Deep Sea Creatures are organisms that live below the photic zone of the ocean. They live in very extreme conditions like bars of pressure, small amounts of oxygen, minimal food, no sunlight, and a very cold climate. Deep Sea Creatures depend on food floating down from above. Humans have explored less than 4% of the ocean floor, and new species are discovered with every dive. Extreme differences in the pressure between the sea floor and the surface makes the creature’s survival on the surface almost impossible. As a result, in-depth research is difficult, for the most useful information can be found when the creature is alive.

How do animals survive in the deepest parts of the ocean?

Animals survive in the deepest parts of the ocean through the physical adaptions of their body. Animals that live within the deepest parts of the ocean are very small, need less to eat, and grow very slowly. Animals that live in this habitat also can withstand very cold temperatures that don’t affect them.

How do deep sea creatures see?

Deep sea creatures see by through their sensitive eyes that can see a range of color hues in almost complete darkness. Deep sea creatures have much more sensitive eyes than human beings do in lower light. Their eyes have light-sensitive proteins that let the retina’s rod cells detect light.

How do deep sea animals survive pressure?

Deep sea animals survive pressure through adaptations in their bodies that include structure, proteins, as well as cell membranes that allow them to withstand the pressure and darkness. Also, creatures that live in the deep sea do not have air sacs in their bodies which prevents them from being crushed by the pressure of the ocean.

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Deep Sea Creatures Guides
Browse through our curated Deep Sea Creatures Guides for additional categorizations, tips, details, variations, styles, and histories of Deep Sea Creatures. Guides provide additional insights into the unique properties and shared relationships between elements.
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.79”-6.7” | 2-17 cm
.79”-6.7” | 2-17 cm
1.6”-13.8” | 4-35 cm
Atolla Jellyfish
17.000
17.000
35.000
1200
GUIDE
3D
Atolla Jellyfish
.59”-6.3” | 1.5-16 cm
.47”-3.94” | 1.2-10 cm
.59”-6.3” | 1.5-16 cm
Bloodybelly Comb Jellyfish
16.000
10.000
16.000
100
GUIDE
3D
Bloodybelly Comb Jellyfish
6.3”-8.3” | 16-21 cm
.88-1.3 lb | .4-.6 kg
15-20 years
Chambered Nautilus
21.000
0.600
20.00
15400
GUIDE
3D
Chambered Nautilus
8.7”-19.7” | 22-50 cm
9.84”-23.62” | 25-60 cm
13”-30.7” | 33-78 cm
.04-.89 lb | .02-.4 kg
3-6 months
Crowned Jellyfish
50.000
60.000
78.000
0.400
0.50
5
GUIDE
3D
Crowned Jellyfish
.3”-.63” | .8-1.6 cm
.39”-.79” | 1-2 cm
.67”-1.34” | 1.7-3.4 cm
Darth Vader Jellyfish
1.600
2.000
3.400
40
GUIDE
3D
Darth Vader Jellyfish
7.9”-11.8” | 20-30 cm
2-13 lb | .9-5.9 kg
3-5 years
Dumbo Octopus
30.000
5.900
5.00
94040
GUIDE
3D
Dumbo Octopus
3’-5’6” | .91-1.68 m
33’-46’ | 10-14 m
440-2,000 lb | 200-907 kg
2-5 years
Giant Squid
168.000
1400.000
907.000
5.00
88000
GUIDE
3D
Giant Squid
1.57”-1.97” | 4-5 cm (Diameter)
6.56’-9.84’ | 2-3 m
.006-.09 lb | 3-44 g
100-300 years
Giant Tube Worm
5.000
300.000
0.044
300.00
4700
GUIDE
3D
Giant Tube Worm
15.75”-17.7” | 40-45 cm
.06-.07 lb | .025-.03 kg
Glass Octopus
45.000
0.030
14800
GUIDE
3D
Glass Octopus
5’-12.5’ | 1.5-3.8 m
330-463 lb | 150-210 kg
30-35 years
Goblin Shark
380.000
210.000
35.00
82000
GUIDE
3D
Goblin Shark
13’-18’ | 4-5.5 m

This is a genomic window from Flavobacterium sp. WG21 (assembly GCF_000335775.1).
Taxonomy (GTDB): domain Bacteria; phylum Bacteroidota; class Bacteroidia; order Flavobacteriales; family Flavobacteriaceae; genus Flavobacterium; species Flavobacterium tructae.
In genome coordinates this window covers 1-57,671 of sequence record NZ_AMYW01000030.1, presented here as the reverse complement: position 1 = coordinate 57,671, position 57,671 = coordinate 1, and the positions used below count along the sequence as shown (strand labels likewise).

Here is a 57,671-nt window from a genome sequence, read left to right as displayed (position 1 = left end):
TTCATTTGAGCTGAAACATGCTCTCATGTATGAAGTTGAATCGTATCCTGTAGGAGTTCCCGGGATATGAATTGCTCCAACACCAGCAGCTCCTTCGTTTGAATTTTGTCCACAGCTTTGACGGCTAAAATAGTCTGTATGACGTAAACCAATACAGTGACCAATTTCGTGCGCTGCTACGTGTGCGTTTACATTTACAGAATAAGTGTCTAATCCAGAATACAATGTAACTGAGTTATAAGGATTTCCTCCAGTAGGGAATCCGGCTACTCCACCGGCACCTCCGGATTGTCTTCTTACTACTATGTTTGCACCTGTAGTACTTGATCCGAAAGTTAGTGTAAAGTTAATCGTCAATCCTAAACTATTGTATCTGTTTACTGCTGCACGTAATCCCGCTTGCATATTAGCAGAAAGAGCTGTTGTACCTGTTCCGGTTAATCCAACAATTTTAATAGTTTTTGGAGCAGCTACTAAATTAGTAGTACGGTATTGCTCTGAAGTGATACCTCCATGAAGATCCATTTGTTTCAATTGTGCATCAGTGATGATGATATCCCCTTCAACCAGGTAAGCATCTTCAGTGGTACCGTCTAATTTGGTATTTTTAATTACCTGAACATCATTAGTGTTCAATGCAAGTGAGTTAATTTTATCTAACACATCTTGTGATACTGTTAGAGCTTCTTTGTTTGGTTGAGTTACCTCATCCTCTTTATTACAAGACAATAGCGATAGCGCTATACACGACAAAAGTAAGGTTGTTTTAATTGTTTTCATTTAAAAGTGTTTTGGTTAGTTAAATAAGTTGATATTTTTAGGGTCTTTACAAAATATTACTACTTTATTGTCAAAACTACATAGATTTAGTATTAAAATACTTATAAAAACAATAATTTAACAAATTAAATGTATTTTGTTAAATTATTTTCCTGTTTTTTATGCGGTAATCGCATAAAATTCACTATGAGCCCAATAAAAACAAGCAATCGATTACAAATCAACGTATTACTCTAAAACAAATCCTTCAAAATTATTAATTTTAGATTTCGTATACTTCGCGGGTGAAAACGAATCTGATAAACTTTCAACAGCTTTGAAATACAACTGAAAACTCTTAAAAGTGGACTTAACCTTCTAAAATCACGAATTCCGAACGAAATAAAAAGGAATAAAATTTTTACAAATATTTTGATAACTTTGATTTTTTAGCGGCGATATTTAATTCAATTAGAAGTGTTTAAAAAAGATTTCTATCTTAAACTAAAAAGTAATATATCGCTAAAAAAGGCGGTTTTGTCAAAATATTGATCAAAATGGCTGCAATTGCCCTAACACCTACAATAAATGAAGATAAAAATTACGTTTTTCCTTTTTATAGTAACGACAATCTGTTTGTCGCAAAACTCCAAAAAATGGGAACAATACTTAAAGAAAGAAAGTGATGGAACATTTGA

2000-2700 lb | 907-1225 kg
Unknown
Megamouth Shark
550.000
1225.000
28000
GUIDE
3D
Megamouth Shark
3.5”-5.1” | 9-13 cm
2.95”-3.94” | 7.5-10 cm
6.7”-9.1” | 17-23 cm
Red Paper Lantern Jellyfish
13.000
10.000
23.000
5
GUIDE
3D
Red Paper Lantern Jellyfish
9.5’-11.5’ | 2.9-3.5 m
135-165 lb | 61-75 kg
2-10 years
Seven-Arm Octopus
350.000
75.000
10.00
1300
GUIDE
3D
Seven-Arm Octopus
1”-1.6” | 2.5-4 cm
51”-79” | 1.3-2 m
.4-.5 lb | .17-.23 kg
7-10 years
Slender Snipe Eel
4.000
200.000
0.230
10.00
450
GUIDE
3D
Slender Snipe Eel
Slender Snipe Eel (Nemichthys scolopaceus)
Dimensioned comparison drawing of the Slender Snipe Eel compared to an average person and other eels

Until you take a closer look, you may assume the slender snipe eel (Nemichthys scolopaceus) as a ribbon or string because of its thin body resembling a thread. The fish is cataloged under the family Nemichthyidae with bird-like beak spotting curving tips which help it easily capture food. This true eel is light-weight, nocturnal, with eyes larger than its body size, and populates the bathypelagic and mesopelagic zones besides being the only creature with a backbone having more vertebrae. Its bird beak bore it the name deep-sea duck, and its anas evolved to the degree of being adjacent to the throat.

Slender Snipe Eels have a total length between 51”-79” (1.3-2 m0 and body height of 1”-1.6” (2.5-4 cm). The typical weight of the Slender Snipe Eel is in the range of .4-.5 lb (.17-.23 kg). Slender Snipe Eels have lifespans between 7-10 years.

Set of scaled elevation drawings of the Slender Snipe Eel
Until you take a closer look, you may assume the slender snipe eel (Nemichthys scolopaceus) as a ribbon or string because of its thin body resembling a thread. The fish is cataloged under the family Nemichthyidae with bird-like beak spotting curving tips which help it easily capture food.

Slender Snipe Eels have a total length between 51”-79” (1.3-2 m0 and body height of 1”-1.6” (2.5-4 cm). The typical weight of the Slender Snipe Eel is in the range of .4-.5 lb (.17-.23 kg). Slender Snipe Eels have lifespans between 7-10 years.

Set of scaled elevation drawings of the Slender Snipe Eel
Slender Snipe Eel (Nemichthys scolopaceus)
Height:
1”-1.6” | 2.5-4 cm
Width:
Length:
51”-79” | 1.3-2 m
Depth:
Weight:
.4-.5 lb | .17-.23 kg
Area:
Scientific Name
Nemichthys scolopaceus
Lifespan
7-10 years

Drawings include:

Slender Snipe Eel side elevation, side (perspective), front, top

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Giant Tube Worm (Riftia pachyptila)
Scale illustration of an average Giant Tube Worm compared to other worm species

The Giant Tube Worm (Rifita pachyptia) is a marine invertebrate that lives on the floor of the Pacific Ocean near hydrothermal vents. These organisms can tolerate extremely high hydrogen sulfide levels. As they have no mouth and digestive tract, the Giant Tube Worm depends on bacteria that live inside them for their food. Their bright red plume is a specialized organ that is used to exchange compounds with the sea water. The outer tube is made from chitin, a tough substance that makes the exoskeleton of crabs, lobsters, and shrimp.